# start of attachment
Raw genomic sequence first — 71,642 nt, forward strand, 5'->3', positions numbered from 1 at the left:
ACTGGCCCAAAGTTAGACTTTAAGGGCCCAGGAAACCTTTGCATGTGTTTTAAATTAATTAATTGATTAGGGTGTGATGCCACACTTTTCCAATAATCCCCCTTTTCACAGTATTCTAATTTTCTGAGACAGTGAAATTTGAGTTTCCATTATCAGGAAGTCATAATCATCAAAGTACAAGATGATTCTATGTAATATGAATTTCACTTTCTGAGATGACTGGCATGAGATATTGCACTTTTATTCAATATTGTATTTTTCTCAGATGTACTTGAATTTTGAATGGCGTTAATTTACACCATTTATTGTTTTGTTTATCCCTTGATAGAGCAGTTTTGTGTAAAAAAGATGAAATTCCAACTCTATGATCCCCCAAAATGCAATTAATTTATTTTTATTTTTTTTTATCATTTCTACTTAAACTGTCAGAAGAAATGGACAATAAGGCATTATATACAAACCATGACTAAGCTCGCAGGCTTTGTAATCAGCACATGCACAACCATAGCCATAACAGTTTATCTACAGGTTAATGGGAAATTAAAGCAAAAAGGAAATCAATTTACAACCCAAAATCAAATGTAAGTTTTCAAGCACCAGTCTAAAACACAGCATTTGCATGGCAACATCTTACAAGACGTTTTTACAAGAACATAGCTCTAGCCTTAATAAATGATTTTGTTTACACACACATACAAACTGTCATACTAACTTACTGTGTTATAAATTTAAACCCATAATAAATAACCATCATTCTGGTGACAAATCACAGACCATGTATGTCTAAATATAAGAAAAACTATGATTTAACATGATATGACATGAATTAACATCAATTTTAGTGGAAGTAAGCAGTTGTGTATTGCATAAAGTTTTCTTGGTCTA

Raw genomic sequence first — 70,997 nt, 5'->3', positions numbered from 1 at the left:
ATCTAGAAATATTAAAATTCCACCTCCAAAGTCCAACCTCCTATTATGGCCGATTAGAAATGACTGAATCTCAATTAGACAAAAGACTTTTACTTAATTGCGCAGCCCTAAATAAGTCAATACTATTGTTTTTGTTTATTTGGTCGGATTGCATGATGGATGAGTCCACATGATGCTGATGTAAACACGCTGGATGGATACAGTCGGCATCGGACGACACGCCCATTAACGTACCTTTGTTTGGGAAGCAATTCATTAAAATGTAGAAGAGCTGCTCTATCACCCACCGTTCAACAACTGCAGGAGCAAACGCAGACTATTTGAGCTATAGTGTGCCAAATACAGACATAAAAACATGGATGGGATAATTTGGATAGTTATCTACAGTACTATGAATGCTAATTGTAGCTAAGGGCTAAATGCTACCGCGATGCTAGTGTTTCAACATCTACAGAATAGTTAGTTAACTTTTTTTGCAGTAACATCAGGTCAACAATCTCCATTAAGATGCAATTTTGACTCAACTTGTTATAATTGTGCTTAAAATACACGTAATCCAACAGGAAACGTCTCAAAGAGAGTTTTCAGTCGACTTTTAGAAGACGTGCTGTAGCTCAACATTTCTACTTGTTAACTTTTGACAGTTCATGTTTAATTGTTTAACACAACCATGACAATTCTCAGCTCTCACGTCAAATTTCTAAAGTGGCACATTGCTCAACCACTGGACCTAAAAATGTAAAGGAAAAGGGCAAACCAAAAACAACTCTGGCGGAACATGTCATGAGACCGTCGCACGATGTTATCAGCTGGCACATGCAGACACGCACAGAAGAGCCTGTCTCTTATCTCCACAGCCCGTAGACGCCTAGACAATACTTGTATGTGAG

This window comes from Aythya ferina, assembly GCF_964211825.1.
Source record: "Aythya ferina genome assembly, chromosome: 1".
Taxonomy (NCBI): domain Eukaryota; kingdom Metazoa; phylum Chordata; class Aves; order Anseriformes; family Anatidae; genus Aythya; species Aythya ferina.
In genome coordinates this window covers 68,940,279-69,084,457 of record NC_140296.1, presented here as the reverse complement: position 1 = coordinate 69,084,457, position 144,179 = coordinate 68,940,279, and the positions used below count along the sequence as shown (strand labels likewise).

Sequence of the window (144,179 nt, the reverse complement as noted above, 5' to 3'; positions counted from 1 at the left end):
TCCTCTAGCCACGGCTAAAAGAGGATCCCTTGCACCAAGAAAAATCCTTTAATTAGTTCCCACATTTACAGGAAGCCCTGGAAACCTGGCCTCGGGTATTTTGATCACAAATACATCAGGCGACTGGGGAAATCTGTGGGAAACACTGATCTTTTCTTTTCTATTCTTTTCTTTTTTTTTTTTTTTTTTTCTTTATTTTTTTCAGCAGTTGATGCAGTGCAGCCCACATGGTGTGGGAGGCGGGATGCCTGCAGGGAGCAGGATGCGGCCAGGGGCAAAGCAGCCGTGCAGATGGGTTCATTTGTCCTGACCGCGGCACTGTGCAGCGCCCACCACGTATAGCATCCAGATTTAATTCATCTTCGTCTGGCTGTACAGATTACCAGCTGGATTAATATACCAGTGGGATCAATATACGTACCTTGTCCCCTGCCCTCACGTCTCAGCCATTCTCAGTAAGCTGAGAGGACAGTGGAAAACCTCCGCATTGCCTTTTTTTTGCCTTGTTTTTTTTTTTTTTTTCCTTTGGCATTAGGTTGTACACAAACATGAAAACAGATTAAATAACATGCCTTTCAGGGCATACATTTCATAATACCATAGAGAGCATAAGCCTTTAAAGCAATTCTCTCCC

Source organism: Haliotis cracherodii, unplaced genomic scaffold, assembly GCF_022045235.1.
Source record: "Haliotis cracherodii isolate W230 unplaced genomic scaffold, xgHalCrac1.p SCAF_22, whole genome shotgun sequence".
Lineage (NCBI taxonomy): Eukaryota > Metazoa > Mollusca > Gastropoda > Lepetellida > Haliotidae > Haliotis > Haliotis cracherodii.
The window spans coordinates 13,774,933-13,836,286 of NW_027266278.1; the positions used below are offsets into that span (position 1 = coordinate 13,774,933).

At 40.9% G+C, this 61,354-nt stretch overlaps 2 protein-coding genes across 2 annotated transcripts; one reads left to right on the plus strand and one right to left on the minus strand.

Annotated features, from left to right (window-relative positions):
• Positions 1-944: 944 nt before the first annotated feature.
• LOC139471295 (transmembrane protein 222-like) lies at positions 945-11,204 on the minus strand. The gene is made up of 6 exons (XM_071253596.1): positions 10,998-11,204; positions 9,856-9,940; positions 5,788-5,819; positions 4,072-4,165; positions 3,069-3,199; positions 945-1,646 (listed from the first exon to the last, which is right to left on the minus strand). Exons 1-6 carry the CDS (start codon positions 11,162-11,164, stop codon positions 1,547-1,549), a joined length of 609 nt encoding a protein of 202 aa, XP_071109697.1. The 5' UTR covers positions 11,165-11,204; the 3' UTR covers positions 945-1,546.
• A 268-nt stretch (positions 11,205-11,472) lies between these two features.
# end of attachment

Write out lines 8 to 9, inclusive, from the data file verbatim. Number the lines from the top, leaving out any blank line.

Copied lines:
In genome coordinates this window covers 68,940,279-69,084,457 of record NC_140296.1, presented here as the reverse complement: position 1 = coordinate 69,084,457, position 144,179 = coordinate 68,940,279, and the positions used below count along the sequence as shown (strand labels likewise).

Sequence of the window (144,179 nt, the reverse complement as noted above, 5' to 3'; positions counted from 1 at the left end):